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Technical Grammy Award for Development of MIDI Technology

Roland founder Ikutaro Kakehashi

The Recording Academy announced its Special Merit Awards recipients, and this year’s honorees included Roland founder Ikutaro Kakehashi and Dave Smith as Technical Grammy Award recipients for their contributions to the development of MIDI (Musical Instrument Digital Interface) technology. Technical Grammy Award recipients are determined by vote of The Academy’s Producers & Engineers Wing Advisory Council and Chapter Committees, as well as The Academy’s Trustees. The award is presented to individuals and companies who have made contributions of outstanding technical significance to the recording field.

In 1983, Ikutaro Kakehashi, founder of Roland Corporation, and Dave Smith, president of Sequential Circuits, unveiled MIDI. Next year marks the 30th anniversary of the launch of MIDI, a standard that motivated the cooperation of an entire industry and helped move music technology into a new era. In a nearly unprecedented collaboration between competing manufacturers, what would soon prove an inescapable new technology was born when two competing manufacturers’ electronic keyboards were connected, enabling them to “talk” to one another using a new communication standard. The announcement ultimately revolutionized the music world. Today, MIDI is ubiquitous in the musical equipment industry, and it is the de facto standard feature on virtually every electronic music product made by every manufacturer.

Dave Smith currently oversees Dave Smith Instruments (DSI) in San Francisco

“Each year, The Academy has the distinct privilege of honoring those who have greatly contributed to our industry and cultural heritage, and this year we have a gifted and brilliant group of honorees,” says Neil Portnow, President/CEO of The Recording Academy. “Their exceptional accomplishments, contributions and artistry will continue to influence and inspire generations to come.”

“It’s already been 30 years since the debut of MIDI protocol in 1983, but it seems to me that those years have passed so quickly. Electronic musical instruments have become very popular all over the world through this time, and it is my great pleasure that MIDI played a significant role in their prevalence,” says Kakehashi. “This year’s Technical Grammy Award is the result of the cooperation by the companies who worked towards the same dream—growth of electronic musical instruments. I would like to share this acknowledgement with Mr. Tadao Kikumoto, former R&D manager of Roland Corporation, the engineering staff and all who were involved in creating and designing the MIDI concept and system.”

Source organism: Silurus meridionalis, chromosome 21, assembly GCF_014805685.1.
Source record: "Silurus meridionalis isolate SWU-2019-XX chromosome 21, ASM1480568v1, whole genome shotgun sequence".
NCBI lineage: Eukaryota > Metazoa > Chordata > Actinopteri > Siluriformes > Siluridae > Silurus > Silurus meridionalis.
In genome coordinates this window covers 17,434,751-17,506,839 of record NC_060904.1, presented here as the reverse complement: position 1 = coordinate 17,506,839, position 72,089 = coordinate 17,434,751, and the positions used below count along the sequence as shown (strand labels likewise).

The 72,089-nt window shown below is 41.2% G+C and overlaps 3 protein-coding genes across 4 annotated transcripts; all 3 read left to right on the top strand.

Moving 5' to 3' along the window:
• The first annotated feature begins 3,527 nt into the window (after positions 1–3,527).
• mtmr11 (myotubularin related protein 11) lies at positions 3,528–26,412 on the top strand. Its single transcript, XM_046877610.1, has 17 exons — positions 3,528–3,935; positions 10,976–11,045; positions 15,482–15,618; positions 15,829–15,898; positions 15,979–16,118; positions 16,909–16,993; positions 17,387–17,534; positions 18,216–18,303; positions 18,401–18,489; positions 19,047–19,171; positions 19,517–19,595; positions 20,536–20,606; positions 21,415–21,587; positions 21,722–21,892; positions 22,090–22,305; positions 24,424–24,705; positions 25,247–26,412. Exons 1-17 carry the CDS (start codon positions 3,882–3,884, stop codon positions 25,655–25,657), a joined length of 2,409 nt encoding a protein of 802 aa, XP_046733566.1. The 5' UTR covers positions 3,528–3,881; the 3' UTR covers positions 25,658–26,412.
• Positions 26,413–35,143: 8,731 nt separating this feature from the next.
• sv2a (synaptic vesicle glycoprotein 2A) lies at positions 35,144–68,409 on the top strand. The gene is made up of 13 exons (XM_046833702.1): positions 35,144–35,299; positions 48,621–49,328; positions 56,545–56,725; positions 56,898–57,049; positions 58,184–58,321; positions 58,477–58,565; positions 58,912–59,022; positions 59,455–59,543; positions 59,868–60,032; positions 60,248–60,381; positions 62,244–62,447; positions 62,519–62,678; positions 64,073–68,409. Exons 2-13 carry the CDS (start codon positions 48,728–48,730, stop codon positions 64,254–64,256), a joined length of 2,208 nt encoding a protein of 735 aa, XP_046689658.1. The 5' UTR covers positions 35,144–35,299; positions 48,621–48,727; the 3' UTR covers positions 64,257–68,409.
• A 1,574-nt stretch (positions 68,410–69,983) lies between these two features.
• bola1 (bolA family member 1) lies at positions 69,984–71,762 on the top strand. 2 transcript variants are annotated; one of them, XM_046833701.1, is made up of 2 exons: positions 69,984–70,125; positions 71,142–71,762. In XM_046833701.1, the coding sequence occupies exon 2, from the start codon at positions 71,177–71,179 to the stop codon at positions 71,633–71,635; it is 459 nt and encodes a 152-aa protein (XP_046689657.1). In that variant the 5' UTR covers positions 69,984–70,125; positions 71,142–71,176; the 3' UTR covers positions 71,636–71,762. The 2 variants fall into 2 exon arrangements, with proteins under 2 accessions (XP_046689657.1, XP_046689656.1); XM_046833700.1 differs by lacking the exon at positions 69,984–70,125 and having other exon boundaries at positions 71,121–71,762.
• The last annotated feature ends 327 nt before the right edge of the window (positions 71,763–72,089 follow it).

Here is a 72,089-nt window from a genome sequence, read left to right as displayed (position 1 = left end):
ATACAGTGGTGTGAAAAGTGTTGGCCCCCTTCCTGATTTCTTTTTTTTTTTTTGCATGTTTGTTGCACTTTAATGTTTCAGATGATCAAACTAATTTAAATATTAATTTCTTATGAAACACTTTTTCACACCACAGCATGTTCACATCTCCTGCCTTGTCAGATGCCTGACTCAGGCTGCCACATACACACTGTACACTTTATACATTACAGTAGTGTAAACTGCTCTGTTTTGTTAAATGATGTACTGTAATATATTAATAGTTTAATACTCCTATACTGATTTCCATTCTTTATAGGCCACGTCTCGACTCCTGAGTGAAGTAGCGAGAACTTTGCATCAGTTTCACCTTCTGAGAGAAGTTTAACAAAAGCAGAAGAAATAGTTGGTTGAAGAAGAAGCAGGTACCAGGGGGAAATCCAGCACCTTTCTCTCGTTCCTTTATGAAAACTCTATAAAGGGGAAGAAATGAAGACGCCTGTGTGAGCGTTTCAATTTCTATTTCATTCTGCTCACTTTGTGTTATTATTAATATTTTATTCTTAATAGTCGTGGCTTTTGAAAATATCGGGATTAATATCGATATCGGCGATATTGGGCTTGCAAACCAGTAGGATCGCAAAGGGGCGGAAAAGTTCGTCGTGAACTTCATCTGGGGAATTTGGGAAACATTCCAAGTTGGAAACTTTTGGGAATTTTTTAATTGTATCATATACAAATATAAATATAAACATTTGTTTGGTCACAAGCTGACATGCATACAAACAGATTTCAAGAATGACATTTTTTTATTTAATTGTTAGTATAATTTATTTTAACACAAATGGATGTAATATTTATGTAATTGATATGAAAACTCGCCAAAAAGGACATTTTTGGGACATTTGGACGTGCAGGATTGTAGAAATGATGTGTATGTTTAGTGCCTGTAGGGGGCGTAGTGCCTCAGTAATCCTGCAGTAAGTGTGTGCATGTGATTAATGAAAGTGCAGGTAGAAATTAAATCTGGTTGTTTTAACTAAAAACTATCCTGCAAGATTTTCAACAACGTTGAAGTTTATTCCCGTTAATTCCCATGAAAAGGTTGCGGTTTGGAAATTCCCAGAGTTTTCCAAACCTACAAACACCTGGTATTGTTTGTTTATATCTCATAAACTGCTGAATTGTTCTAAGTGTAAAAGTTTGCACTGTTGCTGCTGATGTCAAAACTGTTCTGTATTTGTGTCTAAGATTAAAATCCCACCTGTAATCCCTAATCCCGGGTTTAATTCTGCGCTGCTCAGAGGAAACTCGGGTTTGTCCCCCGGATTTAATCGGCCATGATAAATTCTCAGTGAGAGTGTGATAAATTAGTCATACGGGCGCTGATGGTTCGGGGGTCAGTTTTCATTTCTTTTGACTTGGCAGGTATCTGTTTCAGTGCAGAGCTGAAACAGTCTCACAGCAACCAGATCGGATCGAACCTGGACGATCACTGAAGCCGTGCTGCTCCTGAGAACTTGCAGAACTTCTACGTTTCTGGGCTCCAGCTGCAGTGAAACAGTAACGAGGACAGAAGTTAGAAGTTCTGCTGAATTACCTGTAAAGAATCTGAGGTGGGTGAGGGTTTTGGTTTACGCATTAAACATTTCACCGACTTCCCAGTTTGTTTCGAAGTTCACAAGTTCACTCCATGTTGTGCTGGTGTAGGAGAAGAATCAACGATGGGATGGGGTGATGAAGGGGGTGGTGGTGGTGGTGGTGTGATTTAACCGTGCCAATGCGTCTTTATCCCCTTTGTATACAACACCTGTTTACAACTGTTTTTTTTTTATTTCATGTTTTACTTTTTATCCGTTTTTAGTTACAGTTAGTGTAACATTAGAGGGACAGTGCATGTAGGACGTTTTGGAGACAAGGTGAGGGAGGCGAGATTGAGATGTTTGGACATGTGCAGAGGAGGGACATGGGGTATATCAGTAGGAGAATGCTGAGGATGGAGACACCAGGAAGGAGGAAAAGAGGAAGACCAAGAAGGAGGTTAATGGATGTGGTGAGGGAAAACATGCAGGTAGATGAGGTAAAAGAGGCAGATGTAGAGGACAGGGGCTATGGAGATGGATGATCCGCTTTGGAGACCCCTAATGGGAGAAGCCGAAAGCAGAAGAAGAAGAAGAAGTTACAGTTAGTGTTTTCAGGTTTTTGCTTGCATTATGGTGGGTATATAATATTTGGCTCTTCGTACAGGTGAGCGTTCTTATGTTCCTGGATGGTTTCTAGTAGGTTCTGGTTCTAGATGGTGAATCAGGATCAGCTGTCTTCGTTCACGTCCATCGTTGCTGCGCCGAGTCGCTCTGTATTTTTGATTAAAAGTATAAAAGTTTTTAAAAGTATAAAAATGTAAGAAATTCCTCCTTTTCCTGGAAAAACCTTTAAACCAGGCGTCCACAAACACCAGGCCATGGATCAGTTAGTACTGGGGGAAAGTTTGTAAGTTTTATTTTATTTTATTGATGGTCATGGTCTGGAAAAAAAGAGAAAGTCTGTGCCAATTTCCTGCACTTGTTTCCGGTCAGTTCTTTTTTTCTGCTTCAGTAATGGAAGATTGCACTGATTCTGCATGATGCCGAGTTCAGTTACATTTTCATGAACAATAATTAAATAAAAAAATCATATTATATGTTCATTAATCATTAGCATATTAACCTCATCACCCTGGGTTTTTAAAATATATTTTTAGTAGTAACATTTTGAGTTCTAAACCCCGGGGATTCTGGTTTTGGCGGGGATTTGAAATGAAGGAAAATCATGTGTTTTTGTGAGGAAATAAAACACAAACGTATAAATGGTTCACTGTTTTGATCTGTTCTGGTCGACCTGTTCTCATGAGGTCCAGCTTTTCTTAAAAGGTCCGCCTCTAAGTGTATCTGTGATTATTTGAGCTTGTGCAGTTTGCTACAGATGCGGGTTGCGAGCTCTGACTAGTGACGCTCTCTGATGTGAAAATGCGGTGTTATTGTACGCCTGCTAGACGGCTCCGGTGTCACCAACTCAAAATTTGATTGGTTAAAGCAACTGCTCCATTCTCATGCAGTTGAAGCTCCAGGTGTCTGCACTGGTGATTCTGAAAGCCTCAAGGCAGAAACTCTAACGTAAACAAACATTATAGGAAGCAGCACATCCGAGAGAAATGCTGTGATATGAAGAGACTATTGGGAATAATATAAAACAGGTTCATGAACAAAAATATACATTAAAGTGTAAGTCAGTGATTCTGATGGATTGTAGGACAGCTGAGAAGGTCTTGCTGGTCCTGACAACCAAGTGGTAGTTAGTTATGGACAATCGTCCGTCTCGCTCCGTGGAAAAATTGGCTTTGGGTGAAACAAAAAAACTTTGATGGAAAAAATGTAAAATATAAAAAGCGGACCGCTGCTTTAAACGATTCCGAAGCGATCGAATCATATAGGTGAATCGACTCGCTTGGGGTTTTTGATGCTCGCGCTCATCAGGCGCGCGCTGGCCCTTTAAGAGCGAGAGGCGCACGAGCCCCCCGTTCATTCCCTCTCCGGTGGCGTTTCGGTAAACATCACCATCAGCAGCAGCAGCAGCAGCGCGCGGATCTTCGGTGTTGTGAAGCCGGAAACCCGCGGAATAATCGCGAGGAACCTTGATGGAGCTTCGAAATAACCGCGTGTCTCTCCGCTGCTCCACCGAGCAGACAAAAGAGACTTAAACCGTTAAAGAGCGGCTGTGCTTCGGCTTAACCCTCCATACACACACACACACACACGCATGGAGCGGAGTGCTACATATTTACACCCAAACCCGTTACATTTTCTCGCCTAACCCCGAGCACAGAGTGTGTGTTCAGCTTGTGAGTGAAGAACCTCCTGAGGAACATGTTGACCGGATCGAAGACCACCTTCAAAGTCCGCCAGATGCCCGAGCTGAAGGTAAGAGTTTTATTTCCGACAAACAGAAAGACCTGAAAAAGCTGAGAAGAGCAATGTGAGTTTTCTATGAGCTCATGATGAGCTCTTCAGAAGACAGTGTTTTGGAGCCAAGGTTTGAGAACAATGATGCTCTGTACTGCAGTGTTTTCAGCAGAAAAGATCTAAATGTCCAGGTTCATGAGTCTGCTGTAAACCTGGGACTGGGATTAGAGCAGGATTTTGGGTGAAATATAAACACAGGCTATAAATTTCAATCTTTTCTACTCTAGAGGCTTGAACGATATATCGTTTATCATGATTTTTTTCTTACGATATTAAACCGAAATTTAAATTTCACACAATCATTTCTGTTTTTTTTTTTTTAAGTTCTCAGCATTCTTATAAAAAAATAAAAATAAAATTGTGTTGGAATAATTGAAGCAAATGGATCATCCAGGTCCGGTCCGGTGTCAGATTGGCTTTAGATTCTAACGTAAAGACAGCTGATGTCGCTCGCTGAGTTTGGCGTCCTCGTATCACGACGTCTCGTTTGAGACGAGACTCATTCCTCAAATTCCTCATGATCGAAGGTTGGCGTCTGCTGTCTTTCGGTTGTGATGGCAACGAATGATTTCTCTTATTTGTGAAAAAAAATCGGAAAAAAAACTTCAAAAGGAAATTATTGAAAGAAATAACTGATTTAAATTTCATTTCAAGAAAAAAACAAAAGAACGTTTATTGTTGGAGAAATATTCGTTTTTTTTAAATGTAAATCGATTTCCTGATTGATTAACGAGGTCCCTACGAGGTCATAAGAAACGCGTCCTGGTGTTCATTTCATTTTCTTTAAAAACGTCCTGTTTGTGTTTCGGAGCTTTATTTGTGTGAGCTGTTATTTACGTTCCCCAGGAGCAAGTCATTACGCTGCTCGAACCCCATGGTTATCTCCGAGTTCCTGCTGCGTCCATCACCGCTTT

Kakehashi currently contributes as Chairman of the Roland Foundation, a valuable role based on decades of experience and the vast network of people and resources he has built since Roland’s founding.

A special invitation-only ceremony will be held during Grammy Week on Saturday, February 9, 2013, and a formal acknowledgment will be made during the 55th Annual Grammy Awards telecast, which will be held at Staples Center in Los Angeles on Sunday, February 10, 2013, and broadcast live at 8 p.m. ET/PT on the CBS Television Network.

For more information about the development of MIDI, watch ‘Dave Smith and the MIDI Specification’, in which former Mix magazine editor George Petersen talks to synthesizer pioneer and Sequential Circuits founder Dave Smith about his role in the development of the MIDI Specification, and read the 2006 TECnology Hall of Fame write-up, ‘1983 Dave Smith, Sequential Circuits MIDI Specification‘.

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